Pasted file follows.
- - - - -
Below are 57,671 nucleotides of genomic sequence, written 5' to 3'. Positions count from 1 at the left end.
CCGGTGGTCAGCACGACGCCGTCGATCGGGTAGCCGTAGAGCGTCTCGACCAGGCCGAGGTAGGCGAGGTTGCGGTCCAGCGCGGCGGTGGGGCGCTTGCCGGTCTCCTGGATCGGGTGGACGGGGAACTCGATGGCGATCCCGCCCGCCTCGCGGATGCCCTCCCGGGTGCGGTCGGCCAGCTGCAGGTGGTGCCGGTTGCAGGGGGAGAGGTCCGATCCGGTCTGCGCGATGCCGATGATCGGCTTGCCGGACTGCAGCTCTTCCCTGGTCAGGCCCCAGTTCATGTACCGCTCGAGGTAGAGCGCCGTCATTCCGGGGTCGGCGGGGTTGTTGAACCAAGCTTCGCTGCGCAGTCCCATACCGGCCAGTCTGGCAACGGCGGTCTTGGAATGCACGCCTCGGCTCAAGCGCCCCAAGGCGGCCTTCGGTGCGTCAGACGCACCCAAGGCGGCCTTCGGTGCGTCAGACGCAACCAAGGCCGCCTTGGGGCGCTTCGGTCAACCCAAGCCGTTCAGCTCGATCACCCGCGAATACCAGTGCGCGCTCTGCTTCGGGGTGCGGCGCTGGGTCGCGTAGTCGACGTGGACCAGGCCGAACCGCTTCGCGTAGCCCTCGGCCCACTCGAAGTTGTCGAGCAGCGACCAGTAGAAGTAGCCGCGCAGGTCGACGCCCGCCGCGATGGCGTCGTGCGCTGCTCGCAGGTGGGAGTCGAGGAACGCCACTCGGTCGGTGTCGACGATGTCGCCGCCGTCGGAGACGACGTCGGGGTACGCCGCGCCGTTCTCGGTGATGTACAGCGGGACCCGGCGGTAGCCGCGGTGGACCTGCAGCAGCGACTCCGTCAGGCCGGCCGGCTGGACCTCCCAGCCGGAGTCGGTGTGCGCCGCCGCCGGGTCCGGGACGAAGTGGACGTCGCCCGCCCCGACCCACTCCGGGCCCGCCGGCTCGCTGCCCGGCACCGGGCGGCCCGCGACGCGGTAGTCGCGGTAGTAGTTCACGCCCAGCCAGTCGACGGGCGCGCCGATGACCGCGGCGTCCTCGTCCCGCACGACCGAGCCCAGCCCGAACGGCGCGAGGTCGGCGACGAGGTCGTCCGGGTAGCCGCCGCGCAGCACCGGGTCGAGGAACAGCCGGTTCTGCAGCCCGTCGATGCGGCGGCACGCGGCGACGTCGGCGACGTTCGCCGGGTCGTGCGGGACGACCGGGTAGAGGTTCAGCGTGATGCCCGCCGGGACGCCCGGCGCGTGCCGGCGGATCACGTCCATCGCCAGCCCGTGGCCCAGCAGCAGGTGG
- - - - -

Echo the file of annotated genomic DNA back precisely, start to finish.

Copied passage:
Below are 57,671 nucleotides of genomic sequence, written 5' to 3'. Positions count from 1 at the left end.
CCGGTGGTCAGCACGACGCCGTCGATCGGGTAGCCGTAGAGCGTCTCGACCAGGCCGAGGTAGGCGAGGTTGCGGTCCAGCGCGGCGGTGGGGCGCTTGCCGGTCTCCTGGATCGGGTGGACGGGGAACTCGATGGCGATCCCGCCCGCCTCGCGGATGCCCTCCCGGGTGCGGTCGGCCAGCTGCAGGTGGTGCCGGTTGCAGGGGGAGAGGTCCGATCCGGTCTGCGCGATGCCGATGATCGGCTTGCCGGACTGCAGCTCTTCCCTGGTCAGGCCCCAGTTCATGTACCGCTCGAGGTAGAGCGCCGTCATTCCGGGGTCGGCGGGGTTGTTGAACCAAGCTTCGCTGCGCAGTCCCATACCGGCCAGTCTGGCAACGGCGGTCTTGGAATGCACGCCTCGGCTCAAGCGCCCCAAGGCGGCCTTCGGTGCGTCAGACGCACCCAAGGCGGCCTTCGGTGCGTCAGACGCAACCAAGGCCGCCTTGGGGCGCTTCGGTCAACCCAAGCCGTTCAGCTCGATCACCCGCGAATACCAGTGCGCGCTCTGCTTCGGGGTGCGGCGCTGGGTCGCGTAGTCGACGTGGACCAGGCCGAACCGCTTCGCGTAGCCCTCGGCCCACTCGAAGTTGTCGAGCAGCGACCAGTAGAAGTAGCCGCGCAGGTCGACGCCCGCCGCGATGGCGTCGTGCGCTGCTCGCAGGTGGGAGTCGAGGAACGCCACTCGGTCGGTGTCGACGATGTCGCCGCCGTCGGAGACGACGTCGGGGTACGCCGCGCCGTTCTCGGTGATGTACAGCGGGACCCGGCGGTAGCCGCGGTGGACCTGCAGCAGCGACTCCGTCAGGCCGGCCGGCTGGACCTCCCAGCCGGAGTCGGTGTGCGCCGCCGCCGGGTCCGGGACGAAGTGGACGTCGCCCGCCCCGACCCACTCCGGGCCCGCCGGCTCGCTGCCCGGCACCGGGCGGCCCGCGACGCGGTAGTCGCGGTAGTAGTTCACGCCCAGCCAGTCGACGGGCGCGCCGATGACCGCGGCGTCCTCGTCCCGCACGACCGAGCCCAGCCCGAACGGCGCGAGGTCGGCGACGAGGTCGTCCGGGTAGCCGCCGCGCAGCACCGGGTCGAGGAACAGCCGGTTCTGCAGCCCGTCGATGCGGCGGCACGCGGCGACGTCGGCGACGTTCGCCGGGTCGTGCGGGACGACCGGGTAGAGGTTCAGCGTGATGCCCGCCGGGACGCCCGGCGCGTGCCGGCGGATCACGTCCATCGCCAGCCCGTGGCCCAGCAGCAGGTGG